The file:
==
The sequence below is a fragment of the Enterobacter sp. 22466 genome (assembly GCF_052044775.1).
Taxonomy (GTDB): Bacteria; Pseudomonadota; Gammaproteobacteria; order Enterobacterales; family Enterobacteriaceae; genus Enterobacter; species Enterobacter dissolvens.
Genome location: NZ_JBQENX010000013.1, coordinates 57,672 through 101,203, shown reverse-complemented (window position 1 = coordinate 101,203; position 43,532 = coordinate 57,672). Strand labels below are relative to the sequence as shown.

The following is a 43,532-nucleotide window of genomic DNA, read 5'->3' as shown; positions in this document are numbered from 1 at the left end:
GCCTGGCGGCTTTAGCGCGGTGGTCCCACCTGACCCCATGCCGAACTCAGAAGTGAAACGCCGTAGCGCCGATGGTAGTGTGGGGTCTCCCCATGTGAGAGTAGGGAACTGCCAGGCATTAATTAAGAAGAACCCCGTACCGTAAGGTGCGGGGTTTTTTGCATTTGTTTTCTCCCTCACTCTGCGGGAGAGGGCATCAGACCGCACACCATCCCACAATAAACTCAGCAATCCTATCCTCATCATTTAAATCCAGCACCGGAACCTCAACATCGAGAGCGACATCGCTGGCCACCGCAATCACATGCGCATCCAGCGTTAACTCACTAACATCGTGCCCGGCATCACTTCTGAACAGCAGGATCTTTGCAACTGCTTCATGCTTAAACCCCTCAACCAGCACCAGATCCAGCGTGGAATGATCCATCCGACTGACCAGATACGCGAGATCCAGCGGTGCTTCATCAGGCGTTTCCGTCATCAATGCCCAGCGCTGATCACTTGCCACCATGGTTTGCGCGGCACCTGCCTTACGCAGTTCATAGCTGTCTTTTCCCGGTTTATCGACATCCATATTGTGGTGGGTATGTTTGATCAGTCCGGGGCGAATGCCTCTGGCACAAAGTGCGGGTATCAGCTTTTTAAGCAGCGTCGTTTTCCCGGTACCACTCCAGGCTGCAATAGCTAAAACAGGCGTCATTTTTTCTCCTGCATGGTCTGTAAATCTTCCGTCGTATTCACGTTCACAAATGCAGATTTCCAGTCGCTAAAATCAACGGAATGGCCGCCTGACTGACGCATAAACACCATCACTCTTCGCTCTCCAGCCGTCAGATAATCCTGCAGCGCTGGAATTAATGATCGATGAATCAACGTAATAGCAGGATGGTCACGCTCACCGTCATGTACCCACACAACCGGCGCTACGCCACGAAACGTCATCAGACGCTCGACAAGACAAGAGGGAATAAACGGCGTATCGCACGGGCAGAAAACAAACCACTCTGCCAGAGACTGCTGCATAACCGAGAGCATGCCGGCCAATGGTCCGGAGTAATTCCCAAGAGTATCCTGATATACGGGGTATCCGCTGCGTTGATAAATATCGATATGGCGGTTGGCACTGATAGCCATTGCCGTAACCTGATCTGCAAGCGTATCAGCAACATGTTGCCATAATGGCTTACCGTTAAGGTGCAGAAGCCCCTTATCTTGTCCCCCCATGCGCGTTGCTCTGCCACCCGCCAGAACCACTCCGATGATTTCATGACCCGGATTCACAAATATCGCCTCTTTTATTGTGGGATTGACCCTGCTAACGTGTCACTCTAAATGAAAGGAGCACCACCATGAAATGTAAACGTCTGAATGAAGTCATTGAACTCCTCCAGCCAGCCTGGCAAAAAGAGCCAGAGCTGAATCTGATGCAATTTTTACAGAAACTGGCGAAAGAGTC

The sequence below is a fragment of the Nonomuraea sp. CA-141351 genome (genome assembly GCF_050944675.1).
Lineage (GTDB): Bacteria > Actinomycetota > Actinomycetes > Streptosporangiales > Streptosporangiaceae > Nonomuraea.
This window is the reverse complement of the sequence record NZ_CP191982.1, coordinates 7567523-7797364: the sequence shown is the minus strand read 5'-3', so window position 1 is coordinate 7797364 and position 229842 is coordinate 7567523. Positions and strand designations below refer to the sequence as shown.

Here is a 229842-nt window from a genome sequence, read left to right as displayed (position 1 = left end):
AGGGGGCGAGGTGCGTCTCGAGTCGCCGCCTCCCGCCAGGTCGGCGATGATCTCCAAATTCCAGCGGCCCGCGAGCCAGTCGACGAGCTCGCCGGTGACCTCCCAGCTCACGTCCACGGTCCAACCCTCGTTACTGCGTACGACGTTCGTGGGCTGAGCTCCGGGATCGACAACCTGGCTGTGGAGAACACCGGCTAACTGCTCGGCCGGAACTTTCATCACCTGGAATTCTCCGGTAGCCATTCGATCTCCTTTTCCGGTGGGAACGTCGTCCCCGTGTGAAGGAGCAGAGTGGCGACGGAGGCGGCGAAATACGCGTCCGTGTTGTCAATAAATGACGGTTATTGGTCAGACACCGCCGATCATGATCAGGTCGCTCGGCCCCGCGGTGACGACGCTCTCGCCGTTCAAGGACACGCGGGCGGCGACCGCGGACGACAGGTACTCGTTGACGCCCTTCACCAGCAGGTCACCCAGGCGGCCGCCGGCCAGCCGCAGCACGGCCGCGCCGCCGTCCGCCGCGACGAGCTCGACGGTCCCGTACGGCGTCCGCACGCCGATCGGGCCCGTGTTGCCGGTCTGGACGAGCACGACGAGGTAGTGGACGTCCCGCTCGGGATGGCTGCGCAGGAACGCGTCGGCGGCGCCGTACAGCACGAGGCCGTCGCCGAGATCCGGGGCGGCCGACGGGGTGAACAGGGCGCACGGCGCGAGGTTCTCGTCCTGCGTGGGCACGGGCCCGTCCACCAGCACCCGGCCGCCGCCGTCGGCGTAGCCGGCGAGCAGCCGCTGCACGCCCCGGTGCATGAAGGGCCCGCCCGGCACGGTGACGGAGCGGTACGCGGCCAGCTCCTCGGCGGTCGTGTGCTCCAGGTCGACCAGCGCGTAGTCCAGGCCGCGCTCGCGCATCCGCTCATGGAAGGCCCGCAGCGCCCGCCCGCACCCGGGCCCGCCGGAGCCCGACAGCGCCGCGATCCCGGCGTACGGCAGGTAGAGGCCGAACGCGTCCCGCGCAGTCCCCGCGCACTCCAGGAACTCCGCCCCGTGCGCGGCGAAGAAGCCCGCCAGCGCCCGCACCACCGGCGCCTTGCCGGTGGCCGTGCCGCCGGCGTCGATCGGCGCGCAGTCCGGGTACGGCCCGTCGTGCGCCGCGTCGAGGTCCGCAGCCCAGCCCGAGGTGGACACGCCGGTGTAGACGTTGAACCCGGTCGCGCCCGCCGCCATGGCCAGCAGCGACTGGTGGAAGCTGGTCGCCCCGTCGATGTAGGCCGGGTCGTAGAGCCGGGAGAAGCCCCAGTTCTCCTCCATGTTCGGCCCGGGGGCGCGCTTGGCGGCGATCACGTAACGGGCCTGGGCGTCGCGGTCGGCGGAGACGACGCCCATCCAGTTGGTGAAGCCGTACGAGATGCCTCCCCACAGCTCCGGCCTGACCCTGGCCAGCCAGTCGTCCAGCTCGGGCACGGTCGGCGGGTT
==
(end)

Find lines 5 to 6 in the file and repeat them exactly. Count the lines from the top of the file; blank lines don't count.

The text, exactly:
GCCTGGCGGCTTTAGCGCGGTGGTCCCACCTGACCCCATGCCGAACTCAGAAGTGAAACGCCGTAGCGCCGATGGTAGTGTGGGGTCTCCCCATGTGAGAGTAGGGAACTGCCAGGCATTAATTAAGAAGAACCCCGTACCGTAAGGTGCGGGGTTTTTTGCATTTGTTTTCTCCCTCACTCTGCGGGAGAGGGCATCAGACCGCACACCATCCCACAATAAACTCAGCAATCCTATCCTCATCATTTAAATCCAGCACCGGAACCTCAACATCGAGAGCGACATCGCTGGCCACCGCAATCACATGCGCATCCAGCGTTAACTCACTAACATCGTGCCCGGCATCACTTCTGAACAGCAGGATCTTTGCAACTGCTTCATGCTTAAACCCCTCAACCAGCACCAGATCCAGCGTGGAATGATCCATCCGACTGACCAGATACGCGAGATCCAGCGGTGCTTCATCAGGCGTTTCCGTCATCAATGCCCAGCGCTGATCACTTGCCACCATGGTTTGCGCGGCACCTGCCTTACGCAGTTCATAGCTGTCTTTTCCCGGTTTATCGACATCCATATTGTGGTGGGTATGTTTGATCAGTCCGGGGCGAATGCCTCTGGCACAAAGTGCGGGTATCAGCTTTTTAAGCAGCGTCGTTTTCCCGGTACCACTCCAGGCTGCAATAGCTAAAACAGGCGTCATTTTTTCTCCTGCATGGTCTGTAAATCTTCCGTCGTATTCACGTTCACAAATGCAGATTTCCAGTCGCTAAAATCAACGGAATGGCCGCCTGACTGACGCATAAACACCATCACTCTTCGCTCTCCAGCCGTCAGATAATCCTGCAGCGCTGGAATTAATGATCGATGAATCAACGTAATAGCAGGATGGTCACGCTCACCGTCATGTACCCACACAACCGGCGCTACGCCACGAAACGTCATCAGACGCTCGACAAGACAAGAGGGAATAAACGGCGTATCGCACGGGCAGAAAACAAACCACTCTGCCAGAGACTGCTGCATAACCGAGAGCATGCCGGCCAATGGTCCGGAGTAATTCCCAAGAGTATCCTGATATACGGGGTATCCGCTGCGTTGATAAATATCGATATGGCGGTTGGCACTGATAGCCATTGCCGTAACCTGATCTGCAAGCGTATCAGCAACATGTTGCCATAATGGCTTACCGTTAAGGTGCAGAAGCCCCTTATCTTGTCCCCCCATGCGCGTTGCTCTGCCACCCGCCAGAACCACTCCGATGATTTCATGACCCGGATTCACAAATATCGCCTCTTTTATTGTGGGATTGACCCTGCTAACGTGTCACTCTAAATGAAAGGAGCACCACCATGAAATGTAAACGTCTGAATGAAGTCATTGAACTCCTCCAGCCAGCCTGGCAAAAAGAGCCAGAGCTGAATCTGATGCAATTTTTACAGAAACTGGCGAAAGAGTC

The sequence below is a fragment of the Nonomuraea sp. CA-141351 genome (genome assembly GCF_050944675.1).